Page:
An herbaceous biennial plant of the crucifer family native to the high Andes of Peru. It is grown for its fleshy hypocotyl, which is used as a root vegetable and a medicinal herb. It is the only member of its genus with a fleshy hypocotyl, which is fused with the taproot to form a rough inverted pear-shaped body. Maca does vary greatly in the size and shape of the root, which may be triangular, flattened circular, spherical, or rectangular, the latter of which forms the largest roots.
Darker-colored maca roots (red, purple, black) contain significant amounts of natural iodine that may avoid the growth of goiters resulting from consumption of the lighter-colored maca. Black maca is considered the strongest in energy and stamina-promoting properties, being both sweet and slightly bitter in taste. Red maca is becoming popular with many people, and has been shown in laboratory experiments to reduce prostate size in rats.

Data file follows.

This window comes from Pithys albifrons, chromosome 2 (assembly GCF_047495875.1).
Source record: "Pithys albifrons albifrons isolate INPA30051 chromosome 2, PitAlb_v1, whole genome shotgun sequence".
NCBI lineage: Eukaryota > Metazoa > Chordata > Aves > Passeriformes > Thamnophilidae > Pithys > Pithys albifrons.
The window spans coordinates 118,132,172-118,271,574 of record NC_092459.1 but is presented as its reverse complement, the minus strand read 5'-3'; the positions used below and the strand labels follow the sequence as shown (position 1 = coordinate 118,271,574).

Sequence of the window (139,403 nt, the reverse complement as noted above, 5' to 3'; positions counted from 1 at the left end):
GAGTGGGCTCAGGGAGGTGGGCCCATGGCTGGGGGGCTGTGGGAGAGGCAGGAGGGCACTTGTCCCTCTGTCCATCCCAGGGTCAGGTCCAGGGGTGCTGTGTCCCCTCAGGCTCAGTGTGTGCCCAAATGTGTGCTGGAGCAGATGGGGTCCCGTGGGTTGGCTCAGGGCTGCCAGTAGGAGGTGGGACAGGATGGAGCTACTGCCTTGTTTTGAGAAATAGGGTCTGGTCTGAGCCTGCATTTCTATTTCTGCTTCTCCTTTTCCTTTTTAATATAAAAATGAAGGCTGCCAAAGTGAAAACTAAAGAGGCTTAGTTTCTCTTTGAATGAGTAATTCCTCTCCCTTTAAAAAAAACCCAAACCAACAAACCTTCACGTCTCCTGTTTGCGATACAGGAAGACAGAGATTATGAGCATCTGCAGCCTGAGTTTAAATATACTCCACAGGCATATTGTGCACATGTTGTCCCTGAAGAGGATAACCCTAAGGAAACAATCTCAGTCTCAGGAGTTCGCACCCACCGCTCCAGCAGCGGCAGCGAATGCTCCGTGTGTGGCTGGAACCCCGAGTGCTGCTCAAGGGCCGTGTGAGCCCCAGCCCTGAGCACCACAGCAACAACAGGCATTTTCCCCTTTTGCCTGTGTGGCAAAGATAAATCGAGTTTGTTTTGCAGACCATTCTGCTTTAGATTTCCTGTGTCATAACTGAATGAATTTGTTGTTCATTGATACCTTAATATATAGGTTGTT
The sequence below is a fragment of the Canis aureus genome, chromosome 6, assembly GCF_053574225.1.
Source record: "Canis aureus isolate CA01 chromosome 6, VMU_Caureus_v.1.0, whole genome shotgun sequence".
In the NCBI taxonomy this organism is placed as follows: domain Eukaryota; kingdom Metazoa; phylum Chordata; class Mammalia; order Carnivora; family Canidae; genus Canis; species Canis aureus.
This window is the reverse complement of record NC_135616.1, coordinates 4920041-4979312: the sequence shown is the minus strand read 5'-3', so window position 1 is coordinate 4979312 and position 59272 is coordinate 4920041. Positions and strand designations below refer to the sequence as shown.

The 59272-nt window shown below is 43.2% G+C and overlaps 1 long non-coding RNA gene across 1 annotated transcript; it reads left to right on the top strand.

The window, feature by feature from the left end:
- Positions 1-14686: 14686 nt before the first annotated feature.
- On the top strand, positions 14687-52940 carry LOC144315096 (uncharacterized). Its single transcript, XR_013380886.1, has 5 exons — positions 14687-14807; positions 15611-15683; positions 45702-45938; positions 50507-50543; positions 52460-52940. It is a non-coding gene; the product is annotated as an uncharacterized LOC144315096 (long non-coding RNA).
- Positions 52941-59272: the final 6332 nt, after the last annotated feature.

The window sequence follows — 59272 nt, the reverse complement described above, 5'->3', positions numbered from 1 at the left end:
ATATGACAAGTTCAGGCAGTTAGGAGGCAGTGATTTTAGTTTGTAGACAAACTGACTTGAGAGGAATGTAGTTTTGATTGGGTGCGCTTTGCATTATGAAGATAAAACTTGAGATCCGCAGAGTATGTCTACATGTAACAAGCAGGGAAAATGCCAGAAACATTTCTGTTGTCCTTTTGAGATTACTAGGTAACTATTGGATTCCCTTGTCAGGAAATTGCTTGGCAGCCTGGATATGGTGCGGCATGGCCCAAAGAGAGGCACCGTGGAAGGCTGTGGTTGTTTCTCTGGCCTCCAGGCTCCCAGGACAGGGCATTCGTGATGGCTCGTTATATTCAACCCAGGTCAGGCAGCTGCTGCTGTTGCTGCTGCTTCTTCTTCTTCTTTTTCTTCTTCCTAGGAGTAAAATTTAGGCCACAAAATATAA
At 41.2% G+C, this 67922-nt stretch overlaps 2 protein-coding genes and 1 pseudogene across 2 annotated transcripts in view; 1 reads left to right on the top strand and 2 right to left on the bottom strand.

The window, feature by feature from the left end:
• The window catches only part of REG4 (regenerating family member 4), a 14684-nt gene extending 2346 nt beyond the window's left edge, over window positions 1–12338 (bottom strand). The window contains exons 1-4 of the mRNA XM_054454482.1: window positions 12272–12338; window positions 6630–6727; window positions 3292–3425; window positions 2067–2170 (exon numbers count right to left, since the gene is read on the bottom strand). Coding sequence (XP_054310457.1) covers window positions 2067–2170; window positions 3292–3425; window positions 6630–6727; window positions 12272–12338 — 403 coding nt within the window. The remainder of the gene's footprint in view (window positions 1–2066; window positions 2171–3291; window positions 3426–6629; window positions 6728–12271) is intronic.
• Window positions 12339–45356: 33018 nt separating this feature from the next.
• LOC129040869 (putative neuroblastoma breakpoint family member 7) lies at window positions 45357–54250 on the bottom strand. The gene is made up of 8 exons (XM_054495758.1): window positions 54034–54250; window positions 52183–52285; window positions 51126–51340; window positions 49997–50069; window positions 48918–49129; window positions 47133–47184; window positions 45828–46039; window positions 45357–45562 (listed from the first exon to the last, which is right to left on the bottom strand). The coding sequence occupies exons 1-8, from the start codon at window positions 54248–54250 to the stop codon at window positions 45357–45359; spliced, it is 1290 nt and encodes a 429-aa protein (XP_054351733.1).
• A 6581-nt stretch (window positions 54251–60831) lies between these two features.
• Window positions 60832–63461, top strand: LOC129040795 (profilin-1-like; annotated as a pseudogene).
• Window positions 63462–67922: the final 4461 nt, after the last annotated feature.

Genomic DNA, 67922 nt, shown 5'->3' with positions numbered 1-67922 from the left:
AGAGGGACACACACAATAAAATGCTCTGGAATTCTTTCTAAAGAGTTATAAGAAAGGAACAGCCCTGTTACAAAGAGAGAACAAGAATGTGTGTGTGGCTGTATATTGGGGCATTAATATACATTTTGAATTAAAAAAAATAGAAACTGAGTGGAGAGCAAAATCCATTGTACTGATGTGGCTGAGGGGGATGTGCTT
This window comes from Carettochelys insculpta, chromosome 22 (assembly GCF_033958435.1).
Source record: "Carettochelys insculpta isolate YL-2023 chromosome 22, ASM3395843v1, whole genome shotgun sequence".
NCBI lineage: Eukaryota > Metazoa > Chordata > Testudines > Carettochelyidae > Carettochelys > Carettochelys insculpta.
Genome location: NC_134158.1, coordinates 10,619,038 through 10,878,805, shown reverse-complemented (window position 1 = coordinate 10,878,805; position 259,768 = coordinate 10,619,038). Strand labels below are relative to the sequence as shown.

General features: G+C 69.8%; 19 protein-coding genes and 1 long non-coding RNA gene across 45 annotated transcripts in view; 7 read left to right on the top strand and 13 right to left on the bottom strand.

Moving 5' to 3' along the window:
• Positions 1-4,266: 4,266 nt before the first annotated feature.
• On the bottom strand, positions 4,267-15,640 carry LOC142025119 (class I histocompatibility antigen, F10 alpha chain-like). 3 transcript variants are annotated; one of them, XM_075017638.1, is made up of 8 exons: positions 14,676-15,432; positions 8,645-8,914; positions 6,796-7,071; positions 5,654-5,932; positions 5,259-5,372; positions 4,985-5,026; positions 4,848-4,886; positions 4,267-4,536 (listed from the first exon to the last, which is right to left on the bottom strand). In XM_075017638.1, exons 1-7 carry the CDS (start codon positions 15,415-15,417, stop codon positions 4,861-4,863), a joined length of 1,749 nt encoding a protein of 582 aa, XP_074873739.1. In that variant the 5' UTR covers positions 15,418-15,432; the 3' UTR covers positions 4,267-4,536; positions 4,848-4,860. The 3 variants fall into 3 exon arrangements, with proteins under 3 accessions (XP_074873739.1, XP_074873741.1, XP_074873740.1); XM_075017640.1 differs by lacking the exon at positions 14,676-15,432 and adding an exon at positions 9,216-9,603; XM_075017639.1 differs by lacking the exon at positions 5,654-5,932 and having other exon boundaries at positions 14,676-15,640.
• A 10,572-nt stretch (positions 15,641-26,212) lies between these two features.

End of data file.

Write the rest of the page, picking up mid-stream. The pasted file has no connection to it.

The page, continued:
The nutritional value of dried maca root is high, similar to cereal grains such as rice and wheat. The average composition is 60-75% carbohydrates, 10-14% protein, 8.5% dietary fiber, and 2.2% fats. Maca is rich in the dietary minerals calcium and potassium (with low content of sodium), and contains the essential trace elements iron, iodine, copper, manganese, and zinc, as well as fatty acids including linolenic acid, palmitic acid, and oleic acids, and 19 amino acids.
In addition to sugars and proteins, maca contains uridine, malic acid, and its benzoyl derivative, and the glucosinolates, glucotropaeolin and m-methoxyglucotropaeolin. The methanolextract of maca tuber also contains (1R,3S)-1-methyltetrahydro-carboline-3-carboxylic acid, a molecule which is reported to exert many activities on the central nervous system. Many different alkamides were found in maca.
Further, maca contains selenium and magnesium, and includes polysaccharides. Maca’s reported beneficial effects for sexual function could be due to its high concentration of proteins and vital nutrients; maca contains a chemical called p-methoxybenzyl isothiocyanate, which reputedly has aphrodisiac properties.